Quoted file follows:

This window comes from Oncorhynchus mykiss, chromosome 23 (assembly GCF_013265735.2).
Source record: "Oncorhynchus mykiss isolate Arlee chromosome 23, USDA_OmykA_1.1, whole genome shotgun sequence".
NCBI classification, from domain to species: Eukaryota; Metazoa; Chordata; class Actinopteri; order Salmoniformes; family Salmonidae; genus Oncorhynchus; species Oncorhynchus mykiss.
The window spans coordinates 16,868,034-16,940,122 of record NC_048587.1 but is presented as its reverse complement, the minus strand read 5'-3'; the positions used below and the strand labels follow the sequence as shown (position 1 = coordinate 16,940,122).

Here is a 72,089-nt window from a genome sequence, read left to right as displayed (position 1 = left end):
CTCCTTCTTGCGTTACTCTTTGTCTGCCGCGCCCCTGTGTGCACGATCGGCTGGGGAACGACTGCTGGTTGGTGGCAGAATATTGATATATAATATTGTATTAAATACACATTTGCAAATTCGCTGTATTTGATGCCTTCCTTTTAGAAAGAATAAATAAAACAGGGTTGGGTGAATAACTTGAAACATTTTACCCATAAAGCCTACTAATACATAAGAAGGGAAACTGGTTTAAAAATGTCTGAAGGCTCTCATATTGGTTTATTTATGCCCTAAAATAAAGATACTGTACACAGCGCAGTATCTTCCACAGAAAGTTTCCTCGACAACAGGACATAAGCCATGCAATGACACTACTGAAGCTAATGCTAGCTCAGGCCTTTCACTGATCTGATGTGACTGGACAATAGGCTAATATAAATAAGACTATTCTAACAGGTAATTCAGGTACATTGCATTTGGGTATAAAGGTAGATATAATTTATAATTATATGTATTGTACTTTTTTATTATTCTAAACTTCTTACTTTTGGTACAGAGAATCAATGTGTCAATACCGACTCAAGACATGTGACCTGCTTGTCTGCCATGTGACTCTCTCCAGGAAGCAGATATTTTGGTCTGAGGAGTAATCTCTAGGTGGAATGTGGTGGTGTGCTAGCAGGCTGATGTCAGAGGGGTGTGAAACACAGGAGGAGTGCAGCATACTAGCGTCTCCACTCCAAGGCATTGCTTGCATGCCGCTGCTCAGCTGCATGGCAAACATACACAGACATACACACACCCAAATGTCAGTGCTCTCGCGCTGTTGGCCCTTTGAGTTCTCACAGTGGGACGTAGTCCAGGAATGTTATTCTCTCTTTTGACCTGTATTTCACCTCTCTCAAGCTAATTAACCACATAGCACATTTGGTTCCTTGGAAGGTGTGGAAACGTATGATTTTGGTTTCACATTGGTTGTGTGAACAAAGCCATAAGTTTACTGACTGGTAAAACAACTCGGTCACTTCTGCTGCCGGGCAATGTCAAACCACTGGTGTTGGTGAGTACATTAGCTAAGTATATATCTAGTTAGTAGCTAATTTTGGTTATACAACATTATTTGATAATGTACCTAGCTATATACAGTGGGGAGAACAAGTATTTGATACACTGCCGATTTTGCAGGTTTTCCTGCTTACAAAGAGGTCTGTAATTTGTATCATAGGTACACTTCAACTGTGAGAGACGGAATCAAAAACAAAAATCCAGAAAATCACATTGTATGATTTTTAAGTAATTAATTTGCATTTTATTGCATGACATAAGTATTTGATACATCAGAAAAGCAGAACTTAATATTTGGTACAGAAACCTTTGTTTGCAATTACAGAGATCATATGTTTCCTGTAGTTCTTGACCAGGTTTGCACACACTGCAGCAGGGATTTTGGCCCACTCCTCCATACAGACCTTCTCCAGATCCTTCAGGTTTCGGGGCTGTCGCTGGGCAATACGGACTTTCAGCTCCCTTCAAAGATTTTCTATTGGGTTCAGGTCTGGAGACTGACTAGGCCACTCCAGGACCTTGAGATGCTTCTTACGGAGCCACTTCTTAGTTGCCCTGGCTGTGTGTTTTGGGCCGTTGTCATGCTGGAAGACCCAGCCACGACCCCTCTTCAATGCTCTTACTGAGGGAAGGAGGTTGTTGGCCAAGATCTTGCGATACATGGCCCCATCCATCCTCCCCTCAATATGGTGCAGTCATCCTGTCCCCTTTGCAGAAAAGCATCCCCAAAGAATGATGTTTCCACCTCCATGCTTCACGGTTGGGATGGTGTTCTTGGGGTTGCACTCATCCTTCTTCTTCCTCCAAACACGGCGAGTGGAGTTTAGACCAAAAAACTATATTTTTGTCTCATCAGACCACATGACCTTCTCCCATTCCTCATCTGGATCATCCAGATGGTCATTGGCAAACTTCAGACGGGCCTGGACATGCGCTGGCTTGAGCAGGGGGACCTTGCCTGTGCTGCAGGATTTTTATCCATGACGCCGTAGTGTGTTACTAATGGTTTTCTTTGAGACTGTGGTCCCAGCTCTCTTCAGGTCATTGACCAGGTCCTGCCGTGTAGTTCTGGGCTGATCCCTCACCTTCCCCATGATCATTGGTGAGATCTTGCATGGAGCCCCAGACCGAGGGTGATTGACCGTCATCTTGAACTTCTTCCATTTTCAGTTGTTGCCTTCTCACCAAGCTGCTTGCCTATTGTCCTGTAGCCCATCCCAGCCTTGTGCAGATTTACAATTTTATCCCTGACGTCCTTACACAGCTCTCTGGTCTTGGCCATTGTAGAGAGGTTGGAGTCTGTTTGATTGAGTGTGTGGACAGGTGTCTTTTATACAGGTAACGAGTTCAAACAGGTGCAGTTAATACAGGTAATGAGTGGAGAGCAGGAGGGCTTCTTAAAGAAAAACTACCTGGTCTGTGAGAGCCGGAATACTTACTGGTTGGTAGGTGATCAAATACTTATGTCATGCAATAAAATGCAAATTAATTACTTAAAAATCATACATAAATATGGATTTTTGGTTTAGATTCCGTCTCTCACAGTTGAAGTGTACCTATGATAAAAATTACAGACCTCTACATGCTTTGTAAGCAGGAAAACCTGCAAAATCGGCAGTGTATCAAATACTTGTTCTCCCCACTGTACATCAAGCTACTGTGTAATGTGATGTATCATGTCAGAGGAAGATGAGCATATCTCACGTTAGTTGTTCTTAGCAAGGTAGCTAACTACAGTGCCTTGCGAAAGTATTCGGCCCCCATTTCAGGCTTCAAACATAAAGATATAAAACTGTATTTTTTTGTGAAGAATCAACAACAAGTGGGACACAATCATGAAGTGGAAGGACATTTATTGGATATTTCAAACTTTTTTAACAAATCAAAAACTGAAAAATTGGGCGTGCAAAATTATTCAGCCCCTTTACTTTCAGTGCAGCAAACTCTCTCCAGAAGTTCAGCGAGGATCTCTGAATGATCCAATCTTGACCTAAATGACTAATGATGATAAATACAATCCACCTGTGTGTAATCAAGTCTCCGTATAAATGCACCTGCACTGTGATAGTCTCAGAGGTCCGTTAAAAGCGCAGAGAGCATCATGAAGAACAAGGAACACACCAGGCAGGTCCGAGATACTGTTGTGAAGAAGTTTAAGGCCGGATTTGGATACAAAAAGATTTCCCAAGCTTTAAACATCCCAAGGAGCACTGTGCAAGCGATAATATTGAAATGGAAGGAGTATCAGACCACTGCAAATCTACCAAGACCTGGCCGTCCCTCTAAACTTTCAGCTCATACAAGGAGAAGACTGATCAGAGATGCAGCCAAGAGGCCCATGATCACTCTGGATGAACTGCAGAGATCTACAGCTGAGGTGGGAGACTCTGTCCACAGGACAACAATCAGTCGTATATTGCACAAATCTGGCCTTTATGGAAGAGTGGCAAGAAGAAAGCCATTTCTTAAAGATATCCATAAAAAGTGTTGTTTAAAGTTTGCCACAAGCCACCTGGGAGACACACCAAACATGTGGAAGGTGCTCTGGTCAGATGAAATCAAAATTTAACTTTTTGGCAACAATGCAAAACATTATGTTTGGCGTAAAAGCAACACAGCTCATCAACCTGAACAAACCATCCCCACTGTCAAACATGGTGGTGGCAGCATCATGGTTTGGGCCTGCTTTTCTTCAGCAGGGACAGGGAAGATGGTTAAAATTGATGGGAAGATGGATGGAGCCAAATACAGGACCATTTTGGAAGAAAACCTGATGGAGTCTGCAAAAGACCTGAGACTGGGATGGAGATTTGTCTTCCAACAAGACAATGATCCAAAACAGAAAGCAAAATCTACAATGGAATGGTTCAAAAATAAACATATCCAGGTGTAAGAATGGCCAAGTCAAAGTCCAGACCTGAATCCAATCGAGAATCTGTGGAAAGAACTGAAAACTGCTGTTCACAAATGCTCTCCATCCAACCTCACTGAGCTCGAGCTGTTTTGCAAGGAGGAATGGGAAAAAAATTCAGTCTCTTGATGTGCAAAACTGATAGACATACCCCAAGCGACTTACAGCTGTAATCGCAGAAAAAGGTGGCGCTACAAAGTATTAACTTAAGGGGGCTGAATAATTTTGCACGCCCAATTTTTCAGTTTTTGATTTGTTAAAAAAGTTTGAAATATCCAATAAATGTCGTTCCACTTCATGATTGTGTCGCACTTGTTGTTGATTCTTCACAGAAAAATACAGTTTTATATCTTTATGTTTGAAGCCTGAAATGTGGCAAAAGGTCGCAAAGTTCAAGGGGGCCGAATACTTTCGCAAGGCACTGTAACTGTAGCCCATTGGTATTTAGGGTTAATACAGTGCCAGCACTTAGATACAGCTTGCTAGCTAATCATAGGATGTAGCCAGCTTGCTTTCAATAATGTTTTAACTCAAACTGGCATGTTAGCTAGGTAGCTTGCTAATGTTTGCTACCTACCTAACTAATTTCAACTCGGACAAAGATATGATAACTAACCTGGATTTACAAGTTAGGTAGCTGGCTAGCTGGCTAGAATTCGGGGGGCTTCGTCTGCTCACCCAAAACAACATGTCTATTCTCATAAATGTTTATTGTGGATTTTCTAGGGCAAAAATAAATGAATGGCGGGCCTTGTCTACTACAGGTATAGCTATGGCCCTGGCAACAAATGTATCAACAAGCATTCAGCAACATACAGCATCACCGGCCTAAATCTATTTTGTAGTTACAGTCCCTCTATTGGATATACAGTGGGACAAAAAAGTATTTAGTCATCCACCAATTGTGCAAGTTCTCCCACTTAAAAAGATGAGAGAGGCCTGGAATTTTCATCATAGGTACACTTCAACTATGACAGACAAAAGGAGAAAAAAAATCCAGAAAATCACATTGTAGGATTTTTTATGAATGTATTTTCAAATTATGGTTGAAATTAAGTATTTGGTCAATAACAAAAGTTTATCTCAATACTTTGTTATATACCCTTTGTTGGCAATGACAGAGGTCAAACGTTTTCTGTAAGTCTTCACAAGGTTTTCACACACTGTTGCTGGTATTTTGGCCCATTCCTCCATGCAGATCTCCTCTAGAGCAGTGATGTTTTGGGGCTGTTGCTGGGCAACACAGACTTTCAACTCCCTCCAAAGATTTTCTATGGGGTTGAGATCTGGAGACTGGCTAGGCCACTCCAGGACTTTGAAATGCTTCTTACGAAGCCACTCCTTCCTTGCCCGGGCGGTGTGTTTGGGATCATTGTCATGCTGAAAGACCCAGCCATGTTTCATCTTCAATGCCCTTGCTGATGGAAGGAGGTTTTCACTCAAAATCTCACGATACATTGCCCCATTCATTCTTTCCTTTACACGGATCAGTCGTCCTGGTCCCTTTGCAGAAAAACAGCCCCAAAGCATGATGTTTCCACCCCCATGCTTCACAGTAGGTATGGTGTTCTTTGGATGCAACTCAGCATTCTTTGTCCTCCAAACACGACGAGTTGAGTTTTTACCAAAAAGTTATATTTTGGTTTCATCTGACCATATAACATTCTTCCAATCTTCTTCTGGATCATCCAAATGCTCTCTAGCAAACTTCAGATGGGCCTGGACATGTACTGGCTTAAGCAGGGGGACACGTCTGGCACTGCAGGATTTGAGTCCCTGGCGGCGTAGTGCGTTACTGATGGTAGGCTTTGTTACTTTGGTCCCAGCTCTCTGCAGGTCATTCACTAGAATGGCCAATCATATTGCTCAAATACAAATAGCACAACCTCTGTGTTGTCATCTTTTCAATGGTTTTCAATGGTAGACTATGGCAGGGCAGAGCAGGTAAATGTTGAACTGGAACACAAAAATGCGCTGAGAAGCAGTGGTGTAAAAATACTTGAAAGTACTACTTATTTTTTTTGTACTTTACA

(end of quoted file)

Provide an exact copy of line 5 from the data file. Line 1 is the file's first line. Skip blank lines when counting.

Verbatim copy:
Here is a 72,089-nt window from a genome sequence, read left to right as displayed (position 1 = left end):